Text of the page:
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Economics (359)
ECON 101 (172)
Chapter 8

# Chapter 8 - Producers in the Long Run.docx

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School
University of British Columbia
Department
Economics
Course
ECON 101
Professor
Robert Gateman
Semester
Winter

Description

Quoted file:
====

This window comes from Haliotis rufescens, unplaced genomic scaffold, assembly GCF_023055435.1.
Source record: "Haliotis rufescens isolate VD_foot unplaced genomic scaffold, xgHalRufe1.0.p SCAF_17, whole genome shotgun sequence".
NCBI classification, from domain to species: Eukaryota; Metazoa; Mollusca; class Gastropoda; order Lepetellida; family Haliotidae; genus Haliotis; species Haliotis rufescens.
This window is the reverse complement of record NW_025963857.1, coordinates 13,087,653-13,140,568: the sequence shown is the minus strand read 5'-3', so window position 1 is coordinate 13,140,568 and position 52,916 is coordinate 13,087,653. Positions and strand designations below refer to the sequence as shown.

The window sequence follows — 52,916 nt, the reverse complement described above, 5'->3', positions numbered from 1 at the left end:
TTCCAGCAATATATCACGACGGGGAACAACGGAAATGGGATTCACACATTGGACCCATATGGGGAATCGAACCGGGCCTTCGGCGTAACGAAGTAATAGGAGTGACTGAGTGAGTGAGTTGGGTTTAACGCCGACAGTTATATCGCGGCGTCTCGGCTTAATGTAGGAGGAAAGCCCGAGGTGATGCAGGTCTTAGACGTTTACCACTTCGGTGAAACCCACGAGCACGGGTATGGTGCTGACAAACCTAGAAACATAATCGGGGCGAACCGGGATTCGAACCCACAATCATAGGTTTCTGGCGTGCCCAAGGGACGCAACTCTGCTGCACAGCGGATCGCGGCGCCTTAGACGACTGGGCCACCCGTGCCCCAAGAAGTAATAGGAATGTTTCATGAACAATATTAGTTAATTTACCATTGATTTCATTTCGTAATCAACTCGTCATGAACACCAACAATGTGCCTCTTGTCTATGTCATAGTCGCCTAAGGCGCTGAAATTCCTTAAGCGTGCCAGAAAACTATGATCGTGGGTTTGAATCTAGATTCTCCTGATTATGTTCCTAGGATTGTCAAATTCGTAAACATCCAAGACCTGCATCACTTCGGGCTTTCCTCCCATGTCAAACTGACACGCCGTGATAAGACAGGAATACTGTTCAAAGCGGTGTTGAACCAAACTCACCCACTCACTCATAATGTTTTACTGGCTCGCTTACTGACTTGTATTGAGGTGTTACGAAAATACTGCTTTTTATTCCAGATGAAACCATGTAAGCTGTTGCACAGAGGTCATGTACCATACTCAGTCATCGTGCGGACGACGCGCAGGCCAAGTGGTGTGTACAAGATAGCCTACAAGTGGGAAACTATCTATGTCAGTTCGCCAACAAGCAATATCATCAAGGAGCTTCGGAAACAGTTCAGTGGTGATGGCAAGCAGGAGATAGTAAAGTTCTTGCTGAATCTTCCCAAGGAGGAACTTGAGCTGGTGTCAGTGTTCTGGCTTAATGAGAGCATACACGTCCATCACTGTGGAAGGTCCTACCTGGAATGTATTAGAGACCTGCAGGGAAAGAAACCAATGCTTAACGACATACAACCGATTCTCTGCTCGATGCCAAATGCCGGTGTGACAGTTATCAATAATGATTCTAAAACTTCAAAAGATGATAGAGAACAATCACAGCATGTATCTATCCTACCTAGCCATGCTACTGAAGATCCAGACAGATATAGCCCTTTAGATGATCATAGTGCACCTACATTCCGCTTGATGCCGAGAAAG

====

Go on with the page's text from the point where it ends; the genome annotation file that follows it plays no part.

8.1 The Long Run: No Fixed Factors 10-30-2012  All factors can be varied  Numerous ways to produce any given output  Automated machines and few workers vs. simple machines and many workers  Choose type and amount of plant and equipment and size of labour force  Technically efficient – using no more of all inputs than necessary o Not enough for profits to be maximized  Maximize profit by choosing a technically efficient method which produces at the lowest cost (for a desired amount of output)  Profit maximization = cost minimization  Long-run choices – how much K and L to use Profit Maximization and Cost Minimization  Choose the least costly means of producing whatever level of output it chooses Long Run Cost Minimization o Keep output constant while reducing total cost o Substitute one factor for another factor as long as the marginal product of the one factor per dollar spent is greater than the marginal product of the other factor o MPk/Pk = MPl/Pl o Whenever the radio of the marginal product of each factor to its price is not equal for all factors, there are possibilities for factor substitutions that will reduce costs. o Remember! As you substitute away or towards another factor, its marginal factors will change due to the law of diminishing marginal returns (the more of it you use, the less the marginal return). o MPk/MPl = Pk/Pl  Left side: contribution to output of the last unit of capital and labour  Right side: cost of an additional unit of capital compared to the cost of an additional unit of labour  Ex. 2 (left side) = 5 (right side)  last unit of capital is twice as productive but five times more expensive (as the last unit of labour) o Profit maximizing firms adjust the quantities of factors they use to the prices of the factors given by the market. The Principle of Substitution o Methods of production will change if the relative prices of factors change. o Relatively more of the cheaper factor and relatively less of the more expensive factor will be used. o Principle of substitution plays a crucial role in resource allocation o Changes in factor prices are caused by the changing relative scarcities of factors  Firms are motivated to use less of factors that are scarcer (scarce = more expensive) o Explains why methods of producing the same product often differ across countries  Where factor scarcities differ across nations, so will the cost minimizing methods of production. Long Run Cost Curves  When all factors can be varied, there is a minimum achievable cost.  Long run average cost curve – graph of min cost of producing each level of output o Determined by the firm’s current technology and prices of factors o “Boundary” – points below are unattainable, points on curve are attainable o Movement along the LRAC curve – adjustment needed in all factor inputs o The LRAC curve is the boundary between cost levels that are attainable with known technology and given factor prices, and those that are unattainable.  Because all costs are variable in the long run, there is no AVC, AFC, ATC; only one LRAC for any given set of input prices The Shape of the Long-Run Average Cost Curve o First falls, then rises o U-shaped, saucer shaped o Decreasing costs (increasing returns)  constant costs (constant returns)  increasing costs (decreasing returns) o Decreasing cost firm = increasing returns  Expansion of output permits reduction of average costs  Economies of scale  Output is increasing more than in proportion to inputs  Specialization of tasks made possible by the division of labour  Larger plants use greater specialization  Volume of output that the firm sells can justify using the more expensive equipment o Constant cost firm = constant returns  Minimum efficient scale – smallest level of output at which LRAC reaches its minimum; all available economies of scale have been utilized at this point  Flat over some range of output  LRAC does not change  Firm’s output is exactly in proportion to the increase in inputs (constant return) o Increasing cost firm = decreasing returns  LRAC curve is rising  Expansion in production = rise in average costs  Output is increasing less than in proportion to the increase in inputs  Diseconomies of scale  Difficulties managing and controlling an enterprise as its size increases  Management costs per unit will rise  Alienation of the labour force  Difficult to provide appropriate supervision due to more layers of middle managers and supervisors  Managers are likely to pursue their own goals  bonuses and incentives The Relationship between Long-Run and Short-Run Costs o Derived from the same production function o No short-run cost curve can fall below the long-run cost curve because the LRAC curve represents the lowest attainable cost for each possible output. o SRATC curve is one of many such curves, there’s a SRATC for each different plant size o LRAC – envelope curve to a family of SRATC curves tangent to it o Each SRATC curve is tangent to the LRAC curve at the level of output for which the quantity of the fixed factor is optimal and lies above it for all other levels of output (tangent). Shifts in the LRAC Curve  Effects of technological improvement  lower cost methods  shift LRAC curve downwards  If factor prices go down  shift down If factor prices go up  shift up 8.2 The Very Long Run: Changes in Technology 10-30-2012  Changes available in techniques and resour
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